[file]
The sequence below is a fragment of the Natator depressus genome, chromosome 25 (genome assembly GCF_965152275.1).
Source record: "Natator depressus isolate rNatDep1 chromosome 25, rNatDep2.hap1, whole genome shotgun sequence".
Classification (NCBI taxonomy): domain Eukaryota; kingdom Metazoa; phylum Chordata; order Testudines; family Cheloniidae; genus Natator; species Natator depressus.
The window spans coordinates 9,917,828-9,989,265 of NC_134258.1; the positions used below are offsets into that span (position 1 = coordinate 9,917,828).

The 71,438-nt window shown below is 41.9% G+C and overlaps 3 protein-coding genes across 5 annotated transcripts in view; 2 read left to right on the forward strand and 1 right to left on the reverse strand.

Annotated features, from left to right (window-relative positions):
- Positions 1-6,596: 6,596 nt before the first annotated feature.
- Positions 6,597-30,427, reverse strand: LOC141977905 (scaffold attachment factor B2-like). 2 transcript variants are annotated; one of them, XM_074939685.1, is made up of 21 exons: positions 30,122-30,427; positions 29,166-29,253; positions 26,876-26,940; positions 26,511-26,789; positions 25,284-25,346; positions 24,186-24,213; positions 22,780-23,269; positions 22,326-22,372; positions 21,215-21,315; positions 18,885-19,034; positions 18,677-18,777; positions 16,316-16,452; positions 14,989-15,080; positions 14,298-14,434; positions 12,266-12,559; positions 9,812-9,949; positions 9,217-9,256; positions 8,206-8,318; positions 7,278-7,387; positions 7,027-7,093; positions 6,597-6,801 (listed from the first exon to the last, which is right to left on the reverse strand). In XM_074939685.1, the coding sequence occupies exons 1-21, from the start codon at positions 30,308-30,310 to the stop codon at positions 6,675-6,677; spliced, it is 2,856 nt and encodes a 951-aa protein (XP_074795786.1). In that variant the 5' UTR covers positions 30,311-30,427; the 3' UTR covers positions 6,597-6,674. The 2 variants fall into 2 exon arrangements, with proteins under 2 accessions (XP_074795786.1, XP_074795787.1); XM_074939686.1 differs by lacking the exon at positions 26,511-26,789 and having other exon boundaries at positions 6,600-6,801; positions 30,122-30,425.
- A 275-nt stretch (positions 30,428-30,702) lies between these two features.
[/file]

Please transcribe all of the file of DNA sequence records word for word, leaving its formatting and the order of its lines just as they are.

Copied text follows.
The sequence below is a fragment of the Natator depressus genome, chromosome 25 (genome assembly GCF_965152275.1).
Source record: "Natator depressus isolate rNatDep1 chromosome 25, rNatDep2.hap1, whole genome shotgun sequence".
Classification (NCBI taxonomy): domain Eukaryota; kingdom Metazoa; phylum Chordata; order Testudines; family Cheloniidae; genus Natator; species Natator depressus.
The window spans coordinates 9,917,828-9,989,265 of NC_134258.1; the positions used below are offsets into that span (position 1 = coordinate 9,917,828).

The 71,438-nt window shown below is 41.9% G+C and overlaps 3 protein-coding genes across 5 annotated transcripts in view; 2 read left to right on the forward strand and 1 right to left on the reverse strand.

Annotated features, from left to right (window-relative positions):
- Positions 1-6,596: 6,596 nt before the first annotated feature.
- Positions 6,597-30,427, reverse strand: LOC141977905 (scaffold attachment factor B2-like). 2 transcript variants are annotated; one of them, XM_074939685.1, is made up of 21 exons: positions 30,122-30,427; positions 29,166-29,253; positions 26,876-26,940; positions 26,511-26,789; positions 25,284-25,346; positions 24,186-24,213; positions 22,780-23,269; positions 22,326-22,372; positions 21,215-21,315; positions 18,885-19,034; positions 18,677-18,777; positions 16,316-16,452; positions 14,989-15,080; positions 14,298-14,434; positions 12,266-12,559; positions 9,812-9,949; positions 9,217-9,256; positions 8,206-8,318; positions 7,278-7,387; positions 7,027-7,093; positions 6,597-6,801 (listed from the first exon to the last, which is right to left on the reverse strand). In XM_074939685.1, the coding sequence occupies exons 1-21, from the start codon at positions 30,308-30,310 to the stop codon at positions 6,675-6,677; spliced, it is 2,856 nt and encodes a 951-aa protein (XP_074795786.1). In that variant the 5' UTR covers positions 30,311-30,427; the 3' UTR covers positions 6,597-6,674. The 2 variants fall into 2 exon arrangements, with proteins under 2 accessions (XP_074795786.1, XP_074795787.1); XM_074939686.1 differs by lacking the exon at positions 26,511-26,789 and having other exon boundaries at positions 6,600-6,801; positions 30,122-30,425.
- A 275-nt stretch (positions 30,428-30,702) lies between these two features.